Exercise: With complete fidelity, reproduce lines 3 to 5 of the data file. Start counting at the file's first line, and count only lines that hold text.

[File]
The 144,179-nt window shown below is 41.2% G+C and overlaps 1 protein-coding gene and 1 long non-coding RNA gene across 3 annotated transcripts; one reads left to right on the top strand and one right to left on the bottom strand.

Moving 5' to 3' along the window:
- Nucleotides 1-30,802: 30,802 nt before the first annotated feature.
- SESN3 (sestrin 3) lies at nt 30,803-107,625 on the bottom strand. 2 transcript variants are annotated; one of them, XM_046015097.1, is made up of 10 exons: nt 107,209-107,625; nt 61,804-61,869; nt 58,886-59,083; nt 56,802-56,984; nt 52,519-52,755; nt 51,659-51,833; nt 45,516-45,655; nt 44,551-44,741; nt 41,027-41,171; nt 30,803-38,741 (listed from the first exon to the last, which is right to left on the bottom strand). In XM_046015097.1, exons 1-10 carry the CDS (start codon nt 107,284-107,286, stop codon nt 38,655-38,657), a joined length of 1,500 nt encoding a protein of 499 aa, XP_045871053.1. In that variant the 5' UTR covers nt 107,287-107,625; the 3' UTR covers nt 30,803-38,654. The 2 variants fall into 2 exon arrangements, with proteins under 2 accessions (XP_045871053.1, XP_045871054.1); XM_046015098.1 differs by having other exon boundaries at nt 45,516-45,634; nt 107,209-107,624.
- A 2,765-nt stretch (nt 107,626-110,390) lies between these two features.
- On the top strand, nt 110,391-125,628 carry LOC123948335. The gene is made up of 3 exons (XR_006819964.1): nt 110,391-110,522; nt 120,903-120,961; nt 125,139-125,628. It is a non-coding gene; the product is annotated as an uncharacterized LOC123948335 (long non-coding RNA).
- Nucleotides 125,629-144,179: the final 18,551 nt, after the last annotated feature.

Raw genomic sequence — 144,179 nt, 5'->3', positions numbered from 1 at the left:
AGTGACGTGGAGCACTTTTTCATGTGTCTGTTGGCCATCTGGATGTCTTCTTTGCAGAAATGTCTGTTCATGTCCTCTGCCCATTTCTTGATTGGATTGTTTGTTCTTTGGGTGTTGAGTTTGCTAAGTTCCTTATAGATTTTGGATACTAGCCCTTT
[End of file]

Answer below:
- Nucleotides 1-30,802: 30,802 nt before the first annotated feature.
- SESN3 (sestrin 3) lies at nt 30,803-107,625 on the bottom strand. 2 transcript variants are annotated; one of them, XM_046015097.1, is made up of 10 exons: nt 107,209-107,625; nt 61,804-61,869; nt 58,886-59,083; nt 56,802-56,984; nt 52,519-52,755; nt 51,659-51,833; nt 45,516-45,655; nt 44,551-44,741; nt 41,027-41,171; nt 30,803-38,741 (listed from the first exon to the last, which is right to left on the bottom strand). In XM_046015097.1, exons 1-10 carry the CDS (start codon nt 107,284-107,286, stop codon nt 38,655-38,657), a joined length of 1,500 nt encoding a protein of 499 aa, XP_045871053.1. In that variant the 5' UTR covers nt 107,287-107,625; the 3' UTR covers nt 30,803-38,654. The 2 variants fall into 2 exon arrangements, with proteins under 2 accessions (XP_045871053.1, XP_045871054.1); XM_046015098.1 differs by having other exon boundaries at nt 45,516-45,634; nt 107,209-107,624.
- A 2,765-nt stretch (nt 107,626-110,390) lies between these two features.